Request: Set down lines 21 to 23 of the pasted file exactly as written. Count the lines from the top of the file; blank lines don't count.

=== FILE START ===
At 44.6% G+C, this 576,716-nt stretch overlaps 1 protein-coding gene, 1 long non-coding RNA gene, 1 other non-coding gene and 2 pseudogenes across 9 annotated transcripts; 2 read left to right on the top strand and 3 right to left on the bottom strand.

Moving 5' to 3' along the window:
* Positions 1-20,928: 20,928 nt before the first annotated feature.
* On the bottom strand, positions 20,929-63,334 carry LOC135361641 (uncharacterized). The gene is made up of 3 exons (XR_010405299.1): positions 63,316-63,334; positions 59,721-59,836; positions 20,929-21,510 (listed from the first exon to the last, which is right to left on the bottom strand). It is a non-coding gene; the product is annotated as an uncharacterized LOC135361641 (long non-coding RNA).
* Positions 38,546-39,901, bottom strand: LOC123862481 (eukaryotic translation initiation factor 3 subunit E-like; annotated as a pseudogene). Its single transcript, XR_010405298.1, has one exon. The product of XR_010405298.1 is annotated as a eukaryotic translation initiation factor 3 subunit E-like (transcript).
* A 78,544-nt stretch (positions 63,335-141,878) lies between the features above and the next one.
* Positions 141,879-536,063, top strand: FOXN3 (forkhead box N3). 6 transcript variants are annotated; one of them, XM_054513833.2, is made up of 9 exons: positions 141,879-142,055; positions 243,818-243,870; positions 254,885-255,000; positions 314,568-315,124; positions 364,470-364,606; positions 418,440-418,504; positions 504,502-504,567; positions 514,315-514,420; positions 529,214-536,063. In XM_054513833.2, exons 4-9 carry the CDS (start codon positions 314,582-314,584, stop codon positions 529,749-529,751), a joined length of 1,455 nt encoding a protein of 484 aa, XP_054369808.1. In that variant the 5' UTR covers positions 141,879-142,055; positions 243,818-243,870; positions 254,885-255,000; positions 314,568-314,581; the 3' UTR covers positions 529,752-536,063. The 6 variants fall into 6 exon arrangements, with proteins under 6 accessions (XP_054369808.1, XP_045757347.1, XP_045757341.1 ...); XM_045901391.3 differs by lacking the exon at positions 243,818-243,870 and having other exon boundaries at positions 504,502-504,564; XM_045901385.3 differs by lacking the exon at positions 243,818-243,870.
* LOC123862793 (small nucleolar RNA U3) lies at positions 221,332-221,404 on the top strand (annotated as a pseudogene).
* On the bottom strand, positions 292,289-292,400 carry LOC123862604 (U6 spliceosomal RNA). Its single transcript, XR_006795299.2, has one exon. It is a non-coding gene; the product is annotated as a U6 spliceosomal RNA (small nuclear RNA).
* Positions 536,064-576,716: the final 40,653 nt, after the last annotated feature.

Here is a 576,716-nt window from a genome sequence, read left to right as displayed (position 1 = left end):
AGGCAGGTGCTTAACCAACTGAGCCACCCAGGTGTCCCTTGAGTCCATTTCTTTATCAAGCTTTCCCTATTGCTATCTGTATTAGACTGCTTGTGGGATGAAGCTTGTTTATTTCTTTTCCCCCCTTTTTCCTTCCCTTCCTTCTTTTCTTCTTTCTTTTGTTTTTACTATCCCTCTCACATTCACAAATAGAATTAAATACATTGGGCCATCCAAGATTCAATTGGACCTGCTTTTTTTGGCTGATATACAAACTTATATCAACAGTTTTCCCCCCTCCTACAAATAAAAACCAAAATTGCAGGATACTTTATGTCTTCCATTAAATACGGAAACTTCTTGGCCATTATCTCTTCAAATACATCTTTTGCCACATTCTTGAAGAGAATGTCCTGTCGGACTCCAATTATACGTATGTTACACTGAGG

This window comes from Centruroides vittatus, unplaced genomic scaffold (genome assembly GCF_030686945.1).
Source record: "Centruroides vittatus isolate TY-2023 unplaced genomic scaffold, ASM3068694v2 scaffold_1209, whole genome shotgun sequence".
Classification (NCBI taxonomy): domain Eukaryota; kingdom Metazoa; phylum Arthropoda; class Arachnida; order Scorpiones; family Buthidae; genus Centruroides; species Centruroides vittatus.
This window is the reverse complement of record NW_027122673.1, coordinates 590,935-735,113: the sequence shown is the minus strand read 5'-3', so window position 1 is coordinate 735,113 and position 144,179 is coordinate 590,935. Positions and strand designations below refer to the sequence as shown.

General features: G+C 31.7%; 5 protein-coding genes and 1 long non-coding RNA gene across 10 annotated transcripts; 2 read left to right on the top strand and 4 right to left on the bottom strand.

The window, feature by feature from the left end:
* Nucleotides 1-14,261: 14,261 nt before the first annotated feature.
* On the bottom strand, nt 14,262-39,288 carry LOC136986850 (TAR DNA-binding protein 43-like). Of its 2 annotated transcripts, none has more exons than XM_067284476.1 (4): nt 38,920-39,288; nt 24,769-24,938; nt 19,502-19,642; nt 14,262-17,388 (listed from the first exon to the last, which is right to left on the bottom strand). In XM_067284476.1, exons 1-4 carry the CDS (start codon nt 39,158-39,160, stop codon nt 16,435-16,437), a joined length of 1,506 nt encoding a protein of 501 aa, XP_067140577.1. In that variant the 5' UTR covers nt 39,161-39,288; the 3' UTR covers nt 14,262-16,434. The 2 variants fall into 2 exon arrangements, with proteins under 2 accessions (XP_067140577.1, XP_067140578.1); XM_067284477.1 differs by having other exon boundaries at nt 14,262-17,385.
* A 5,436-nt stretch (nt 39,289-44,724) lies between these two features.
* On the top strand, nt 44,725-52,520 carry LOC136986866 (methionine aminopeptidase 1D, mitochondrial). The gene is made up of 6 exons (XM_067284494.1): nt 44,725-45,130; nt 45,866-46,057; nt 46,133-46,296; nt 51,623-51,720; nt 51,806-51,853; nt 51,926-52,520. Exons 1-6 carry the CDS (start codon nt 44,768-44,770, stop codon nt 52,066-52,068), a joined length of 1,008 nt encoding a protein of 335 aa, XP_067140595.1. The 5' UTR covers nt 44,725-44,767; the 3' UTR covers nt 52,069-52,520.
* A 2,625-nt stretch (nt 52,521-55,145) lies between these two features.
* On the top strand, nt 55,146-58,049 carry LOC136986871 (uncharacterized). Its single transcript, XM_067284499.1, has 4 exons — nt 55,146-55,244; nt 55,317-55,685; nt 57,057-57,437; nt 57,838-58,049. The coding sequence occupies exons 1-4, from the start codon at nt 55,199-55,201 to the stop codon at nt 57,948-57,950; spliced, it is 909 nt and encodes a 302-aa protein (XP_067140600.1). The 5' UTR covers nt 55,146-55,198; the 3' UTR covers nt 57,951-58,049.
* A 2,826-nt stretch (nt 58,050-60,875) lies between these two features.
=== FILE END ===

* A 5,436-nt stretch (nt 39,289-44,724) lies between these two features.
* On the top strand, nt 44,725-52,520 carry LOC136986866 (methionine aminopeptidase 1D, mitochondrial). The gene is made up of 6 exons (XM_067284494.1): nt 44,725-45,130; nt 45,866-46,057; nt 46,133-46,296; nt 51,623-51,720; nt 51,806-51,853; nt 51,926-52,520. Exons 1-6 carry the CDS (start codon nt 44,768-44,770, stop codon nt 52,066-52,068), a joined length of 1,008 nt encoding a protein of 335 aa, XP_067140595.1. The 5' UTR covers nt 44,725-44,767; the 3' UTR covers nt 52,069-52,520.
* A 2,625-nt stretch (nt 52,521-55,145) lies between these two features.